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Give Chinese overseas tourists a break [Copy link] 中文

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Post time 2013-8-6 15:34:19 |Display all floors
We should always listen to the two sides of a story. Badmouthing Chinese overseas tourists should come to an end now.

Here's article from CD I recommend you all to read:


If China's media is to be believed, Chinese tourists visiting foreign countries have become the new "ugly Americans". Hardly a day goes by without some report of boorish and culturally insensitive behavior on the part of Chinese traveling overseas.

For example, some "rude Chinese tourist" stories published online go straight to most read articles. And this summer, photos of middle-aged Chinese-looking females dipping their feet in the Louvre fountain were splashed all over the Chinese media. Two of the accompanying headlines screamed "Foreigners dumbfounded as Chinese turn Louvre fountain into feet-washing basin" and "Chinese feet-washing army takes over Louvre".

However, bloggers in China noted that the matronly ladies in the Louvre photographs could have been from other Asian countries. And other shots taken that day at Louvre showed many Western visitors dipping their feet into the museum's fountain. Given the terrible heat wave gripping Europe this summer, these people can hardly be blamed for wanting to cool off a bit.

To be sure, many Chinese going overseas do behave as stereotypical "tourons", which stands for "tourist plus moron". They typically take package group tours which are crammed with lightening fast visits in out and of "famous" places, mainly so those making the trip can snap a quick photo and say to friends and family, "I was there."

Moreover, large numbers of the tourists visit foreign countries mainly to shop. According to Jiang Yiyi, a researcher at the Chinese Tourism Academy, cited in an Aug 17, 2012 Guardian article, some Chinese tourists spend 100,000 yuan (about $16,000) on shopping alone. And Global Blue, a shopping tourism company, notes that 20 percent of all duty-free shopping is by Chinese customers.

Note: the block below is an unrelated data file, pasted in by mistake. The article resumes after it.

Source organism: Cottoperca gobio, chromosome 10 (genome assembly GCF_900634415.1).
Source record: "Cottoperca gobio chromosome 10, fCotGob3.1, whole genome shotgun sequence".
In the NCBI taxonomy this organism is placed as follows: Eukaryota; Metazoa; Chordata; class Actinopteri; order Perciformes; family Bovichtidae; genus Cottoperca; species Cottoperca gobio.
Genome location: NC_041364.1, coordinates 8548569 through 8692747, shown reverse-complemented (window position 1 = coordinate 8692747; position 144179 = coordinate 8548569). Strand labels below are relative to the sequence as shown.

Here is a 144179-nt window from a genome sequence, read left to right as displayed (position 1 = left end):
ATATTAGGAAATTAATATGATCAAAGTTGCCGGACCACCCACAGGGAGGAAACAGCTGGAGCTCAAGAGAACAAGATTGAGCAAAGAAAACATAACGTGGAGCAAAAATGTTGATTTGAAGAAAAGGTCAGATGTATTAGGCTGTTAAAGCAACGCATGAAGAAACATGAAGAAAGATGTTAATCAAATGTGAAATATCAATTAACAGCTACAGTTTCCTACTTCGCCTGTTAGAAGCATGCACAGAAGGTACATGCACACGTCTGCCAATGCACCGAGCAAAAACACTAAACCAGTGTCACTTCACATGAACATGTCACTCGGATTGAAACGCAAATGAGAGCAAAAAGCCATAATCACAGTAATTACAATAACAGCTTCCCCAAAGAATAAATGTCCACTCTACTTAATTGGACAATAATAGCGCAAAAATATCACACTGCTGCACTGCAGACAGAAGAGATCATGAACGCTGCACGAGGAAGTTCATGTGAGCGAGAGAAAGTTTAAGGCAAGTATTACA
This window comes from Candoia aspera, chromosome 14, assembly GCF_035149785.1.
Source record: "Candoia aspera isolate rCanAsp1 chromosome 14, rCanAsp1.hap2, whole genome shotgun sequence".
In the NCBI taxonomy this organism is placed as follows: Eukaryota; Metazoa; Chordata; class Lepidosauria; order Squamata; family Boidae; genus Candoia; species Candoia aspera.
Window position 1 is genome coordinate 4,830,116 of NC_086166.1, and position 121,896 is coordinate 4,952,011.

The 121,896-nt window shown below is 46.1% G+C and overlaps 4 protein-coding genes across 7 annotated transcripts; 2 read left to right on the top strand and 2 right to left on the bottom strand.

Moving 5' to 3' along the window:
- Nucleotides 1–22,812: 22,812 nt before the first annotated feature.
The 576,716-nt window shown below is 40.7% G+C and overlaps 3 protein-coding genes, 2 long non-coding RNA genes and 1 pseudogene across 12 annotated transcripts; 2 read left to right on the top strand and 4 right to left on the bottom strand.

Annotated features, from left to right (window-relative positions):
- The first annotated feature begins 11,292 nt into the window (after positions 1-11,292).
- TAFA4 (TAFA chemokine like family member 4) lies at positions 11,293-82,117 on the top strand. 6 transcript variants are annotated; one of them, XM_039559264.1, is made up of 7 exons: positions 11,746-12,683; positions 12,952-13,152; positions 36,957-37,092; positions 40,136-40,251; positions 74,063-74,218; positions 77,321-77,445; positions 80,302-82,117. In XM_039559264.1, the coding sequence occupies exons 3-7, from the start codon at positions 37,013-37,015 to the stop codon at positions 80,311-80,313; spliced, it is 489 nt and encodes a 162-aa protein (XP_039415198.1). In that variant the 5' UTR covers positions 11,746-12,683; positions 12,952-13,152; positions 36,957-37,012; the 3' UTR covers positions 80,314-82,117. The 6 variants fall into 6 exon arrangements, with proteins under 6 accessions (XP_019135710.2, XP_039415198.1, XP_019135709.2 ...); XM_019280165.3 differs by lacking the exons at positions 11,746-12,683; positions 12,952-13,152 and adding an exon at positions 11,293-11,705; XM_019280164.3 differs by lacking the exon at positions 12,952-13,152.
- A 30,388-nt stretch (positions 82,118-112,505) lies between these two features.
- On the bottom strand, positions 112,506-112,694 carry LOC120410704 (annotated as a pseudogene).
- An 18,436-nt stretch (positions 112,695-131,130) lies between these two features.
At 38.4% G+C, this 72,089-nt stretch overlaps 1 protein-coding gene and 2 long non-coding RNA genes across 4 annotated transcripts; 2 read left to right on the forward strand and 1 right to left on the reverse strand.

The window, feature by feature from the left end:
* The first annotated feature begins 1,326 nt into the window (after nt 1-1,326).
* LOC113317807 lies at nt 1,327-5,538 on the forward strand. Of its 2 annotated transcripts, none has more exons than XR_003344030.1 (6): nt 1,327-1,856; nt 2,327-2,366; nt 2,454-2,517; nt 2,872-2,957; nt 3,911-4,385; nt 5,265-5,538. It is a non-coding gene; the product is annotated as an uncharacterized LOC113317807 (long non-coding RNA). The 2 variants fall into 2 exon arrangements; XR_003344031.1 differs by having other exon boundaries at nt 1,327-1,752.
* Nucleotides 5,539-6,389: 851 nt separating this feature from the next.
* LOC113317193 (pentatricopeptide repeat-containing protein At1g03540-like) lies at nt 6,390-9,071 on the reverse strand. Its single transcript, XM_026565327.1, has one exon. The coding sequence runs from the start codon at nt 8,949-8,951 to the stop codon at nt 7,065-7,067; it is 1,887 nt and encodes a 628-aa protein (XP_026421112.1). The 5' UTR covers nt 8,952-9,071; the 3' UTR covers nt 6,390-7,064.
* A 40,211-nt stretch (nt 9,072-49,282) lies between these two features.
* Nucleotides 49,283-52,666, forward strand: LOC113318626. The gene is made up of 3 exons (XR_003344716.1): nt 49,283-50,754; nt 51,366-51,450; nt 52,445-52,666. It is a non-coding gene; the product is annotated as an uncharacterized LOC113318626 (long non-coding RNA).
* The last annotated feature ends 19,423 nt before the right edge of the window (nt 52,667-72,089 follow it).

However, Chinese tourists are hardly unique in being dedicated shopaholics, nor do they have any monopoly when it comes to buying kitsch. In fact, an American friend who worked as New York City tour guide while attending Columbia University - this was before masses of Chinese tourists began visiting the Big Apple - once said he was "appalled at all the kitsch purchased by foreign tourists."
When instructing English at a no-name university during my first year in China, I saw a similar behavior pattern among the older American teacher colleagues. As we pulled into the Terra Cotta Warriors Museum parking lot on a group trip to Xi'an of Shaanxi province, our Chinese guide warned us not to buy the miniature soldiers hawked by local farmers, saying that they were shoddy and overpriced. But an older instructor, a 60-something lady, said not once, but twice, "Can't we just bargain them down!"

It was as if our main purpose in going there was to haggle with farmers over tacky souvenirs rather than seeing Emperor Qinshihuang's terra cotta army. For this teacher and the other older instructors, all of whom made no effort to study Mandarin or learn about Chinese culture, the big country was one big flea market for buying things on the cheap.

Despite my strong dislike for tourists, I am willing to cut Chinese tourists some slack in both the group tour and shopping areas. Unlike Western Europeans, Chinese people do not have long vacations, so seeing a lot in one short go is often done out of necessity. And thanks to import duties and high taxes, luxury goods are much less expensive to buy overseas than in China.

Thus the number of serious travelers, vs. tourists, is on the rise in China. This could not come soon enough, as Chinese tourists are creating a serious image problem for their country.

But as much as people in other places heavily visited by Chinese tourist might kvetch about the latter's conduct, they are also surely quite happy to see these visitors part with their money. Before complaining about Chinese behavior, foreigners should remember who is helping to butter their bread.